Delivering interoperability can be a hard task so Liam King, managing director at Healthcare Gateway explores what the options are.

If you’re lucky enough to be asked to implement patient record sharing and interoperability for your NHS organisation, what should your priorities be? For me, making patient data available as quickly and reliably as possible would be at the top of the list, with the lowest risk of project failure running a close second. Best practice surveys, software functionality, researching software vendors – many other tasks will be on that list, but don’t neglect one vital question: how will the technology that supports day-to-day interoperability be delivered?

These days, the choice is usually between conventional installed software (either on an in-house server or hosted at a data centre), SaaS (Software as a Service, residing in the Cloud) and a managed service.

The last two might seem almost identical – you access them online, you pay a monthly fee – but beyond that superficial similarity, they are very different animals. Which model you choose affects how much effort is needed from your internal team, the overall chances of project success and, once up and running, how easy it is to manage interoperability from day to day.

Project success is hard work with software

Most software today may well reside in the Cloud and be called a “service”, but it is still a standard application that must be set up to fit your specific needs. For example, linking diverse systems often involves customising standard software – bespoke coding – which is notoriously time-consuming, expensive and fraught with problems like bugs or functionality at odds with what users need.

Buying, adapting and implementing software in this way increases project risk. Delays, cost overruns and even outright failure are all too common. It’s worth remembering that only a minority of IT projects are a complete success.

The responsibility for avoiding failure falls squarely on the internal NHS project team. They must define the scope and schedule, and make sure everyone sticks to it so that project objectives come in on time and on budget.

Once it’s running, they must check that the new software is being correctly updated and maintained so that it keeps working properly. Cybersecurity has to be rock-solid and personal data must comply 100% with data protection guidelines. If there are problems that leave clinicians without vital patient information, it’s the internal team’s phones that will start ringing.

And when issues arise beyond the software itself – data protection compliance, liaising and connecting to new sources or users of patient data – NHS IT and NHS project managers will usually find that, once again, it’s all down to them to sort out.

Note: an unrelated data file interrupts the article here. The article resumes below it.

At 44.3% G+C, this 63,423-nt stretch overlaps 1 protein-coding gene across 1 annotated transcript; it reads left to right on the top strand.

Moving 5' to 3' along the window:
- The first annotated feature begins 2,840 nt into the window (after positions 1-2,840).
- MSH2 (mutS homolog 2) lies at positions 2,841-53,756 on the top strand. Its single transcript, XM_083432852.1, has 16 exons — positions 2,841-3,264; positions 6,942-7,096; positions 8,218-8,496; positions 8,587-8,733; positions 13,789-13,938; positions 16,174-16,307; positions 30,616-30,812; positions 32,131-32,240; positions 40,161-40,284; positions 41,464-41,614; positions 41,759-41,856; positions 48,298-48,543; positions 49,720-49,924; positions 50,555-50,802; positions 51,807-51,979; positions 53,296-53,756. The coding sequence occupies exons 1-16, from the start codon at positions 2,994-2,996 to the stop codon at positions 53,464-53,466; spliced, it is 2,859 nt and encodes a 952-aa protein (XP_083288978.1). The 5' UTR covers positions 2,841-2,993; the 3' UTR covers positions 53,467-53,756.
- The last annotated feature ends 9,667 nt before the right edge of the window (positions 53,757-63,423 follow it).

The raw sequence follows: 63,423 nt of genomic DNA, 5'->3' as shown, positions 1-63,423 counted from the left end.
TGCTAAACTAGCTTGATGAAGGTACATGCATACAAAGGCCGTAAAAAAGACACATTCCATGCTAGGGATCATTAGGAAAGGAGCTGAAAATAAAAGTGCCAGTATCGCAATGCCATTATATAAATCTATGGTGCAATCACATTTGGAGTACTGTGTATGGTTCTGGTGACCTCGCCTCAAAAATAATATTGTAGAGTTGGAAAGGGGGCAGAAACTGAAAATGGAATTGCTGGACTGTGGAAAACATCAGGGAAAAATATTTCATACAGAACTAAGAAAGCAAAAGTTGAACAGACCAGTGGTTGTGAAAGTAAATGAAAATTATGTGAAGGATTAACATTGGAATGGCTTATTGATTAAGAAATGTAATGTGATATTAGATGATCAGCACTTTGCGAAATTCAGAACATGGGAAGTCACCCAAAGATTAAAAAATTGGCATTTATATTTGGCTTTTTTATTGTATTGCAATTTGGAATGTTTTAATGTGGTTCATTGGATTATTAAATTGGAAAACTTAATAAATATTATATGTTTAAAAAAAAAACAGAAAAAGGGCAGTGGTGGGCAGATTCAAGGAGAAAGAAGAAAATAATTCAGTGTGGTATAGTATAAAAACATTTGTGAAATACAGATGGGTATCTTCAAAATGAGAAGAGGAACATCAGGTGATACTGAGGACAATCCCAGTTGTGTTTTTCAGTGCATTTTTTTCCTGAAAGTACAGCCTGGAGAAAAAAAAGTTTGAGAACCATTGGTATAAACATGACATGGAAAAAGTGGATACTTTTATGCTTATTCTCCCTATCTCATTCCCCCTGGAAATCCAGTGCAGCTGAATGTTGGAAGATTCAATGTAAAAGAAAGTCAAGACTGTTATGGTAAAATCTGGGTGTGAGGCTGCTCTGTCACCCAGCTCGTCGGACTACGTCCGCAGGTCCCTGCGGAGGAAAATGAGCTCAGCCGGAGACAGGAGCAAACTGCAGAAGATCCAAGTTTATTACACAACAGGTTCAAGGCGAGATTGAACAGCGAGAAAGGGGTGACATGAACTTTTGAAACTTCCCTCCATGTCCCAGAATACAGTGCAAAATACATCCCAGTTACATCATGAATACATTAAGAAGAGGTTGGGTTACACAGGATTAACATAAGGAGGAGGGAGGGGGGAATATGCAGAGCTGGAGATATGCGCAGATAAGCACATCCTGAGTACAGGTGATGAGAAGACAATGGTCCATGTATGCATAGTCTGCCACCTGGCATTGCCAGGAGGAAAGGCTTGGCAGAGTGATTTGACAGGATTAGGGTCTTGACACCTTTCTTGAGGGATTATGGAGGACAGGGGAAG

A helping hand for your project

All of this means that successfully delivering a conventional interoperability project demands serious in-house technical knowledge, experience and resources. There is a huge amount of IT talent in the NHS, but where specialist skills are lacking, CCGs (and now ICSs) will have to find outside consultants or train and recruit in a hurry to fill the gaps.

Contrast that with a managed service. It doesn’t just deliver software, it gives you interoperability as a service – it’s a one-stop shop. So, although there’s software under the bonnet, you don’t have to worry about installing it or keeping it running.

Instead, the service includes a host of experts that come in and make those vital connections between siloed systems quickly and smoothly, and help you take care of all the other details too. Supporting the scoping, delivery and – critically – the ongoing management of your interoperability programme is what they do.

Viewed from the outside, this kind of solution just works, simple as that. If you select a proven interoperability service that shares tens of millions of records every day with a host of experienced people in charge, there’s less project risk and significantly less work required to get a new project off the ground.

A one-stop shop for interoperability

A managed service is often seen a tactical fix, something that can quickly and reliably “glue” local data sources together but is somehow not as effective as a conventional “big bang” project with a big software brand. That is simply not true.

A managed solution can certainly deliver projects quickly but it can also scale easily to support regional exchange-to-exchange interoperability.

It also avoids the risk of being landed with software that isn’t able to develop in step with shifting NHS standards, reaches the “end of the line” and must be replaced at great expense. Instead, a managed service grows and evolves to fit your specific needs as they change over time.

The beauty of this sort of solution is that it’s a complete package, so there’s little need to worry about networking, security or upgrades for the interoperability software beyond the mandatory NHS audits. There’s advice and support on everything from information governance to ISO standard compliance: good providers will help write data protection statements or advise on running the baseline research for possible new data sources.

One example is obtaining consent for data sharing, something that can – and has – seriously delayed some programmes. Rather than just dumping that responsibility in the lap of the client, a managed service provider should do as much of that work for you as humanly possible, managing the third-party relationships with all the other contractors involved and acting as a single point of contact for all issues. Advice and resolution are a phone call or an email away.

The net result of choosing this method? Less risk and much less internal time and effort needed to deliver and maintain interoperability. A managed service is quicker, well proven and, with end-to-end help to tie up all the loose ends, can significantly reduce the stress and hassle for busy NHS teams.